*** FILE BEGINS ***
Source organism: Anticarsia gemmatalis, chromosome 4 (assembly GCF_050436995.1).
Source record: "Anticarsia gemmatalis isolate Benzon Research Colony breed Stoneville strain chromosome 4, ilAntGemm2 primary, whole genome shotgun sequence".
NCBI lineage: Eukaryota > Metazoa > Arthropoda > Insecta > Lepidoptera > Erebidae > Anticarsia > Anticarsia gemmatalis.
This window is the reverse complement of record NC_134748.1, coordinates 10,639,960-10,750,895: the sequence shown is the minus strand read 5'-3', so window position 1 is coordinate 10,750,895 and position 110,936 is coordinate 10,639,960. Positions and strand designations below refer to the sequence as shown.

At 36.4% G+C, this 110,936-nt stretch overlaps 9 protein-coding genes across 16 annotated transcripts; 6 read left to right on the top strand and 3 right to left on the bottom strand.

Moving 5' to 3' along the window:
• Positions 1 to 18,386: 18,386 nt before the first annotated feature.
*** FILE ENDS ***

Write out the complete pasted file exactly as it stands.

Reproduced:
Source organism: Anticarsia gemmatalis, chromosome 4 (assembly GCF_050436995.1).
Source record: "Anticarsia gemmatalis isolate Benzon Research Colony breed Stoneville strain chromosome 4, ilAntGemm2 primary, whole genome shotgun sequence".
NCBI lineage: Eukaryota > Metazoa > Arthropoda > Insecta > Lepidoptera > Erebidae > Anticarsia > Anticarsia gemmatalis.
This window is the reverse complement of record NC_134748.1, coordinates 10,639,960-10,750,895: the sequence shown is the minus strand read 5'-3', so window position 1 is coordinate 10,750,895 and position 110,936 is coordinate 10,639,960. Positions and strand designations below refer to the sequence as shown.

At 36.4% G+C, this 110,936-nt stretch overlaps 9 protein-coding genes across 16 annotated transcripts; 6 read left to right on the top strand and 3 right to left on the bottom strand.

Moving 5' to 3' along the window:
• Positions 1 to 18,386: 18,386 nt before the first annotated feature.